Eun Hye closed the bathroom door. She was now in the safest place in the camp for North Korean street children. Her parents and sisters were in China, her brother with an uncle in North Korea. Earlier, she had also stayed with her uncle, until there wasn’t enough food for all of them. That’s when Eun Hye, 16 at the time, decided to leave and turned to the streets so her little brother would survive. Only a few weeks later, she was caught by police and brought to a camp for street kids. It was a crowded place with over 2,000 children. For food, she received five tiny dirt-covered potatoes three times a day. With no opportunity to wash themselves, the children’s bodies were filthy and tormented by maggots.
Every day, children passed away because of malnutrition. In the quiet of the stall, Eun Hye remembered the prayers of her grandmother. She remembered the way her grandmother would kneel and speak to the one she called “Hanonim,” which means Lord. Eun Hye whispered the words she had heard her grandmother whisper so often before. “Hanonim, please save me, rescue me. Bring me back to my family,” she said. In this place, nobody wanted to go to the bathroom unless they had no choice. But Eun Hye came to appreciate those precious moments alone with the God of her grandmother. “Lord, save me from this pain, sadness and death,” she would pray in the quiet of the bathroom.
Two months after her arrival in the camp, the guards asked for volunteers to collect chestnuts in the mountains. It meant a long, difficult journey. Eun Hye and the other children were very weak and she had no intention of participating in what could become a walk of death. But then she heard a voice in her head she didn’t recognize that told her to volunteer. So she joined the group. On the journey, they had to cross a large reservoir with small boats. Then she was placed in a unit of four children. Two climbed up the trees to pick the chestnuts, while two others stayed down to collect them. Eun Hye saw this as an opportunity to attempt an escape with another girl in her group.
“Can you swim?” Eun Hye asked. The girl shook her head. Once again, Eun Hye prayed for help. Later, when no one was around, Eun Hye and her friend escaped and found a rope at a nearby house. When they arrived at the reservoir, the girls tied the rope around their waists. Eun Hye used all the strength she had to swim to the other side, dragging her friend through the water. They reached the shore safely and walked all the way to the city. Afraid they would be caught again, they decided to board a train. Because they didn’t have train tickets nor travel permits, they dug a hole under the wall with their bare hands and accessed the railway track. Once through, they went their separate ways.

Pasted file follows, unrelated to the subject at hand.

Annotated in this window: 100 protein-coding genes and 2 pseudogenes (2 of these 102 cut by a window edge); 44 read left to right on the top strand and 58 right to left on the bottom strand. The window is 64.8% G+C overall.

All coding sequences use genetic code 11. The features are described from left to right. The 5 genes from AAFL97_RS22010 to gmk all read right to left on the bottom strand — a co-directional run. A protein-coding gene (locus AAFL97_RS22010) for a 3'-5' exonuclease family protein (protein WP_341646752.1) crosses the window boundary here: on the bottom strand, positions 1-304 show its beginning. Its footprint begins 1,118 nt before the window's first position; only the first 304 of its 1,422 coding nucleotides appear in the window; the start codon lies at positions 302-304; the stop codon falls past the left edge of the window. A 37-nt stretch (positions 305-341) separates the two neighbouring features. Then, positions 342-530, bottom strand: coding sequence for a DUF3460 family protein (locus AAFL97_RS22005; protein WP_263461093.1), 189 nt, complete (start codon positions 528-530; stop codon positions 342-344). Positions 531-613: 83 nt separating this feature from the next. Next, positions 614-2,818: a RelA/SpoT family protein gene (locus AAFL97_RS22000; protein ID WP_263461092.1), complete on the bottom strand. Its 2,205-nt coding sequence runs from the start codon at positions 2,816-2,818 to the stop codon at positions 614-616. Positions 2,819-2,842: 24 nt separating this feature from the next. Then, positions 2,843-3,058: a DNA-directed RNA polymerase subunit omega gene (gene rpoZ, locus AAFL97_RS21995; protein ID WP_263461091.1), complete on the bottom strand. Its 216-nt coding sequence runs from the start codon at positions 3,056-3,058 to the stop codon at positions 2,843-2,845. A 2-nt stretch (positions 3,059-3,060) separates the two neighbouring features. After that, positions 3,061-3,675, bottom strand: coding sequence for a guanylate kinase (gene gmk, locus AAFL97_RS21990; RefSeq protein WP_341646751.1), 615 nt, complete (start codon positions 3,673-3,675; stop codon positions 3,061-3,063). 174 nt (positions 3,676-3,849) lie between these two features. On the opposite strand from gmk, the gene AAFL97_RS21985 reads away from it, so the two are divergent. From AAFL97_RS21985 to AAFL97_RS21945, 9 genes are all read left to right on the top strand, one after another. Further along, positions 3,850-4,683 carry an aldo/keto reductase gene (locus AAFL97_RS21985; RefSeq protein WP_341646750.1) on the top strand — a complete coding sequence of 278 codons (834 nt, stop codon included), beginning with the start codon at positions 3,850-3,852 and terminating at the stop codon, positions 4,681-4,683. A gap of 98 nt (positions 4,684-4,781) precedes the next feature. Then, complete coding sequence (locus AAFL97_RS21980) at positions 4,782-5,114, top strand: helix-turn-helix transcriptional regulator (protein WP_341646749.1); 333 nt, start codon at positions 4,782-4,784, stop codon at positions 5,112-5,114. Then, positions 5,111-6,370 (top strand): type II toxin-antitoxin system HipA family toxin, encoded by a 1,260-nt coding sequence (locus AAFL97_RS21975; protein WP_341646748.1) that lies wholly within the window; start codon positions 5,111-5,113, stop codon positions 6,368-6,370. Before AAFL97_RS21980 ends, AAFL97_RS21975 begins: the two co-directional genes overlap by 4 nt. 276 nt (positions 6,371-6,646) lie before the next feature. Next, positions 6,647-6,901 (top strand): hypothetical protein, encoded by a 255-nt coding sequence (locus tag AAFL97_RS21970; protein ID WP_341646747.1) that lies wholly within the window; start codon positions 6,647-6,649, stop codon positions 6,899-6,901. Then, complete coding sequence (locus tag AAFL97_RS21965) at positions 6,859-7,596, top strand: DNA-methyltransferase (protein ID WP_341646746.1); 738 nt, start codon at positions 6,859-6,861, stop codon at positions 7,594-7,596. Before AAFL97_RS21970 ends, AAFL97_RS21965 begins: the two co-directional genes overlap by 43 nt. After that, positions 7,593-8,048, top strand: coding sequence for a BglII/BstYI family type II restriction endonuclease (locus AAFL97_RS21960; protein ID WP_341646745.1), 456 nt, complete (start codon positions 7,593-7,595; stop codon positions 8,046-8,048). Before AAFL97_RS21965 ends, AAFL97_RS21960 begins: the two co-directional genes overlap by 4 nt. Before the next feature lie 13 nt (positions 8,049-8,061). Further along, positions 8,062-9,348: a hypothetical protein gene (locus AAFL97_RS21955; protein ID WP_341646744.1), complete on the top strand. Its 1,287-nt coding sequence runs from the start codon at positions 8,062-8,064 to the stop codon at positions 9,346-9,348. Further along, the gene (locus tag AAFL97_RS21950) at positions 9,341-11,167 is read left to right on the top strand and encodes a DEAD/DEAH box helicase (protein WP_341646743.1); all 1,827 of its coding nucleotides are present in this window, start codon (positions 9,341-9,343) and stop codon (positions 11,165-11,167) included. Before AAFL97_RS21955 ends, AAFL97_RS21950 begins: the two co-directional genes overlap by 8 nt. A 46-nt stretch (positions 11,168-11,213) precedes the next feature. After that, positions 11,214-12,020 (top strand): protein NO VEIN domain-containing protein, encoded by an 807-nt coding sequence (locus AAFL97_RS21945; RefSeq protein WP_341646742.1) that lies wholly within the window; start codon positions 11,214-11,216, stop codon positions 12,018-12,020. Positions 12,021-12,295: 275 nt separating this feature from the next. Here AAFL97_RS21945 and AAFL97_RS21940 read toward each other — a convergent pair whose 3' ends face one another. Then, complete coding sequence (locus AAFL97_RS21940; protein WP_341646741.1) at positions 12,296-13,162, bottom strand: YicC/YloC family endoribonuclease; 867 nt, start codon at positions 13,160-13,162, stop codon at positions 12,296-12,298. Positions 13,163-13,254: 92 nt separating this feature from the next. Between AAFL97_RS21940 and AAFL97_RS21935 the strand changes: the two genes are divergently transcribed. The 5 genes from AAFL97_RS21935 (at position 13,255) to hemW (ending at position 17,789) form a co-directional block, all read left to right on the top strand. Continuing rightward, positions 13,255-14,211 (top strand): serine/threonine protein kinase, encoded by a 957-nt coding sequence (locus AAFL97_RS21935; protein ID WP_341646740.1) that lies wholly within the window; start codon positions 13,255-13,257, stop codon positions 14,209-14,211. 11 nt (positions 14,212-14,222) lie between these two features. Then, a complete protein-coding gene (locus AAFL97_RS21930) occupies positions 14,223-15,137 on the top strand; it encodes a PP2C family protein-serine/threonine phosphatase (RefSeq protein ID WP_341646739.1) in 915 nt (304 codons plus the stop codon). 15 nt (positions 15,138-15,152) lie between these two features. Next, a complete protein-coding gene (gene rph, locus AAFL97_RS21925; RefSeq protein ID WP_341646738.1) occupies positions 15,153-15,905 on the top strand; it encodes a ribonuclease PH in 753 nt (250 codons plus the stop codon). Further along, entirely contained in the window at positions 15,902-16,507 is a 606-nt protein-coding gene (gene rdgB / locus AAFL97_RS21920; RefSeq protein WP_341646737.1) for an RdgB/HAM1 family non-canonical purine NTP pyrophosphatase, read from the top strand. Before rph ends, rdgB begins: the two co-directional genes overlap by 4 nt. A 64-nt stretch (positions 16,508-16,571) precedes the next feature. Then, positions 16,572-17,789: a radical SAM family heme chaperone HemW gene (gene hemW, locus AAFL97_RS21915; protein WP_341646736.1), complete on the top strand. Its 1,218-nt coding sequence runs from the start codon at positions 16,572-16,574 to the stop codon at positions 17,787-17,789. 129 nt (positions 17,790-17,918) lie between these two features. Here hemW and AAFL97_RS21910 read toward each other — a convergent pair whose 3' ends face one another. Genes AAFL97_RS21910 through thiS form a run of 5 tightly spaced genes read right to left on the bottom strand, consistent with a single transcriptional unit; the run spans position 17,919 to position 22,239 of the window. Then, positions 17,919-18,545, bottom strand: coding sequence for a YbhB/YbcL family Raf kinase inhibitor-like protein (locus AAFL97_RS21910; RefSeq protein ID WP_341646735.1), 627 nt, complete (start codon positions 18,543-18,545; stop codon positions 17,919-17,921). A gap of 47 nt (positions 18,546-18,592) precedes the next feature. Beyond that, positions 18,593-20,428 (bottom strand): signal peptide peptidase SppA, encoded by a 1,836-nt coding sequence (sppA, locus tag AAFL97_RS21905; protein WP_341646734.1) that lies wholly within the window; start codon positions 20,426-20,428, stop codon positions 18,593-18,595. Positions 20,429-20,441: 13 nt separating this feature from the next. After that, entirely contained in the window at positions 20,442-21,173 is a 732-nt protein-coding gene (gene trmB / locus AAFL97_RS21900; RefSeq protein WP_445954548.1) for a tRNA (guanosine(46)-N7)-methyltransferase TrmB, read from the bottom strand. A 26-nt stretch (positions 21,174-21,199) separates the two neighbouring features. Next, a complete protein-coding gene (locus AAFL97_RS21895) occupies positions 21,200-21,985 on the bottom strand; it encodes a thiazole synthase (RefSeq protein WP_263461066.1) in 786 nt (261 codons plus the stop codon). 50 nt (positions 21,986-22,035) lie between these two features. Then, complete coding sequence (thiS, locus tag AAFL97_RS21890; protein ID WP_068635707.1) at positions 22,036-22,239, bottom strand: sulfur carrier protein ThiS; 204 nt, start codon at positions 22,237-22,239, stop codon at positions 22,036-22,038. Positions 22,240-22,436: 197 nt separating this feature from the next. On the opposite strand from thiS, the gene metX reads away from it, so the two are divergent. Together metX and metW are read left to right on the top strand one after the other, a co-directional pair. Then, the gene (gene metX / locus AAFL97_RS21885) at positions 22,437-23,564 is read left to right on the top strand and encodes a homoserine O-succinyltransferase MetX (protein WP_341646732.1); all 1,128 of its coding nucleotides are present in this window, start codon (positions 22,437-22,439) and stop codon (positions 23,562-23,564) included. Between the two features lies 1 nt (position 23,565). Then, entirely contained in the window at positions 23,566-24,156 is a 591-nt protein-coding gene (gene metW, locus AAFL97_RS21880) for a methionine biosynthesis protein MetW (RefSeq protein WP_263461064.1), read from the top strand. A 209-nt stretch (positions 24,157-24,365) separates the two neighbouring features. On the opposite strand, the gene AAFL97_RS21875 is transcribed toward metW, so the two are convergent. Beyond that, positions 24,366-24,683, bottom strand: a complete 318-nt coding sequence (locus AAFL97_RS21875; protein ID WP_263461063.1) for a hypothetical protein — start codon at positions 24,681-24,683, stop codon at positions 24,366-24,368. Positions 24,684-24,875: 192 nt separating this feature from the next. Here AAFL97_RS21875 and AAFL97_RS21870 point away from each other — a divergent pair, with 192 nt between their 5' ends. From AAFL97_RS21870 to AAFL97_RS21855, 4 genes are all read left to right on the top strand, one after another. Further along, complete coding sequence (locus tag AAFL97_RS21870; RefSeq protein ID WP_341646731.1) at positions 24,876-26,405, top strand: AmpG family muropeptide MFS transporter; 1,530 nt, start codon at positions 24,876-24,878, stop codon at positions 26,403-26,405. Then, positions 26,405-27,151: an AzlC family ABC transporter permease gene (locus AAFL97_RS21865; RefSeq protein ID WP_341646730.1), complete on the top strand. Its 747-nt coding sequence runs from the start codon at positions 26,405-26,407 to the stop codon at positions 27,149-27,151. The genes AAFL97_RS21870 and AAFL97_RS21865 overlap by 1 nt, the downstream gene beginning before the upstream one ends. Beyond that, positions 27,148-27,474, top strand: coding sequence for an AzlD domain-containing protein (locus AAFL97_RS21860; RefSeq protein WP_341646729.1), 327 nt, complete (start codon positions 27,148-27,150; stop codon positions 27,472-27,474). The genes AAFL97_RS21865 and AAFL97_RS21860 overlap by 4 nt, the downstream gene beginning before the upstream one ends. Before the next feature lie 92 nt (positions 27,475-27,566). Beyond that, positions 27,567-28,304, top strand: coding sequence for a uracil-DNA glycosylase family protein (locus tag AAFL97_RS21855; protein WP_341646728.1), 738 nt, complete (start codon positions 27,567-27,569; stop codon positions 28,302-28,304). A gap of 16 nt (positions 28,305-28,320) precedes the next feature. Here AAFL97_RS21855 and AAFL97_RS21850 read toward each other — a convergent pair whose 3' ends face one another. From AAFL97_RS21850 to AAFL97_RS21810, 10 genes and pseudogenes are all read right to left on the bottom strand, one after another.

Eun Hye went back to her hometown to see if there was any word of her parents or siblings. She found neighbours and strangers who helped give her a little food to survive. Again she prayed, “God, I have no place to go. My future looks so bleak. Please guide me.” Eventually, the family of a nearby farmer took her in. Now her prayers shifted from survival to finding her family: “Thank you, Lord, for what you’ve done for me. May I please continue to live here, and please help me find my family.” One day, a family friend contacted Eun Hye. “Your father and brother are with us,” they said. She ran to see her father and brother. She was elated at the answer to her prayer.
Eventually, she asked, “How is mother?” “Your mother and your sisters are fine,” her father said. “They are married in China. Life is so much better there.” Upon hearing his words, Eun Hye made up her mind to escape North Korea and return to China with her father and brother. They went to the river at night. Her father tied her little brother to himself with a rope and made sure both of them arrived at the other side safely. Eun Hye swam on her own. Behind her, North Korea was pitch black. The Chinese city in front of her burst with lights. When they finally reunited with her mother and other siblings, they celebrated. Eun Hye told her mother about her prayers in North Korea.
She quickly noticed her father had told the truth about the living standards. There were no street children, no blackouts, every household ate rice, and everyone was friendly. That Sunday, Eun Hye went to church with her mother. For the first time in her life, she saw the cross on the wall and she could see other people praying. They prayed with the same words as her grandmother had, so many years ago. She didn’t understand the Chinese sermon, but she felt at home. She realized that the prayers of her grandmother and her family allowed her to make it safely to China. “Later, a translator explained to her how Jesus had died and was resurrected to cleanse us of our sins,” Eun Hye says.
* Pray for the food crisis in North Korea. Church leaders tells us that the shortage is severe with many dying from starvation and illness. The situation for Christians is vulnerable and precarious. They face persecution from state authorities and their non-Christian family, friends and neighbours. Pray for their protection.
* Pray for strength and courage for Christians who suffer in prisons, labour camps and remote areas.
* Pray that God will prepare the underground church in North Korea to be a light for the country, and that they will be ready to share the gospel freely someday soon.
Source: God ReportsPrint This Post